You’re not going to see the next big technological advance or breakthrough product come from these industries. But you will see solid consistent returns and often a very healthy dividend that is increasing.

You can find these types of businesses in some industries that are relatively new. I would argue that for some portfolios a stock like Microsoft could fit in this category. With a dividend at the time of writing of 2.6% and a steady business it could be an opportunity.

Overall I would suggest using an ETF or Mutual Fund as the best vehicle to capture dividends and capital gains appreciation while still diversifying away from the single-stock risk that investing solely in Microsoft would still expose you to.

A Case Study – Exelon

One way to help illustrate the power of this strategy is to look at a real life example.  Let’s take a look at the Exelon between 2007 and 2012.  This was a bad time for the stock market and a bad time for Exelon.

I want to pick a realistic scenario to show for one how poorly even a defensive stock can perform but also to illustrate the defensive power of these strategies.  This is a really negative scenario to illustrate how dollar cost averaging would help you save thousands of dollars compared to if you had invested all of your money in 2007.

First let’s look at what would have happened if you had simply invested $120,000 all in October 2007. You would have purchased 1,515 shares of EXC at about $78.18 per share. The stock subsequently dropped into the $50’s the next year and kept going down.  By the end of 2012 the stock was at $30.35 per share and your stock would only be worth $46,000 which is less than half your original investment!

You would have received dividends of about $17,000 during that time so you can see that part of the strategy helped.  This means your original $120,000 investment would now only be worth about $63,000.  That’s a 48% loss and is pretty dismal.

I wanted to note that the above illustration shows how even buying a steady company in a steady industry can be risky.  You can also see that the dividend turned a 62% loss into only a 48% loss.  That’s good defense.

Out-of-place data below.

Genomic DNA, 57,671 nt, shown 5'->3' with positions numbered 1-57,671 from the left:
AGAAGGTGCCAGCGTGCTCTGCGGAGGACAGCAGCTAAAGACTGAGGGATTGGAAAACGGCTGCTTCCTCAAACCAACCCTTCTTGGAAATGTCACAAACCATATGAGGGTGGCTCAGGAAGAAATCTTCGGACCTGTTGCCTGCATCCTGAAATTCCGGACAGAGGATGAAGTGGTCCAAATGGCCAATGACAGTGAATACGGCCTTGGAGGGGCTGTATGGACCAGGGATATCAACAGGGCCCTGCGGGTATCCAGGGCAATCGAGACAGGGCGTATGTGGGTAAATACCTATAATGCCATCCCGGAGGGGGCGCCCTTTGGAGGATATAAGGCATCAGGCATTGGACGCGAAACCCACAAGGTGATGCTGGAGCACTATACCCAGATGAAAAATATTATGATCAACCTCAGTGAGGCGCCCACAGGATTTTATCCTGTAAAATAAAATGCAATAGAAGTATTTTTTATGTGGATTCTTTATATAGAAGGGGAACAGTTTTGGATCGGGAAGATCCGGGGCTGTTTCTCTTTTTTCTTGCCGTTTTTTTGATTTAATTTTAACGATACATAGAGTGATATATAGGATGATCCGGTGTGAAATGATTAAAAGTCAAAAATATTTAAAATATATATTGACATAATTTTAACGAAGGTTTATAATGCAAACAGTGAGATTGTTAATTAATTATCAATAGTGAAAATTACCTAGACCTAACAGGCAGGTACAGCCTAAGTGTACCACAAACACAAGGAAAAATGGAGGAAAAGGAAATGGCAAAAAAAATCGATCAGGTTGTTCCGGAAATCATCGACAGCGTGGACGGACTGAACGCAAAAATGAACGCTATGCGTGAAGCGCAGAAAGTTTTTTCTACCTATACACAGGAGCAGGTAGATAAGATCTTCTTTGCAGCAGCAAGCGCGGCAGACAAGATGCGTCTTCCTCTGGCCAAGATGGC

But now let’s look at how dollar cost averaging could help.


The above chart shows how six annual purchases of Exelon of $20,000 would have occurred.  This would result in a massive difference in your average cost per share: instead of $78.18 per share you end up averaging $42.69 per share.  There are two things happening here.

First, as is made clear by the chart, 5 of the 6 purchases are below $60 per share.  Think about how much better that is than making the entire purchase at almost $80 per share.  This creates a dramatic difference.

Second, I also introduced into this scenario the use of dividends to purchase even more shares at a lower price.  As I said, these strategies go hand-in-hand.  Although you are getting less dividend income because you owned fewer shares during the entire period of 2007 to 2012 (only $13,750 compared to about $17,000) the purchase of shares at a lower cost more than makes up for it.  The $13,750 was reinvested at an average cost of $44.07.

So with dollar cost averaging and dividend reinvesting your $120,000 investment results in a portfolio value of about $85,000.  I told you this was a rough scenario.

But look at the difference.  You have $85,000 instead of only $63,000 and you invested with the confidence that by implementing a disciplined strategy you will succeed over the long term.  This $22K difference is massive in the long-run.  And if you are working with a portfolio value of $1.2M instead of $120K you see that the difference would be $220,000.  That is huge.

Easy to Implement

These three strategies are easy to implement.  Find a mutual fund focused on value stocks with hefty dividends and simply choose the dollar amount and time period in which you will invest.  Then every month or quarter make your purchase.  That’s all you have to do!

Keep in mind that in a rising market dollar cost averaging will result in a higher average cost.  Yes this won’t give you as high of a return but it will reduce your timing risk.  The point of dollar cost averaging is to reduce your risk and capture steady long-term returns – not to time the market.

JH lives in the Mid-Atlantic region with his wife and children. He is a finance manager for a Fortune 500 Company with over 10 years’ experience and has an MBA and CPA. He writes for the blog Patient wealth.

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Jeremy Biberdorf
Jeremy Biberdorf

About the Author:

Jeremy Biberdorf is the founder of Modest Money. He's a father of 2 beautiful girls, a dog owner, a long-time online entrepreneur and an investing enthusiast.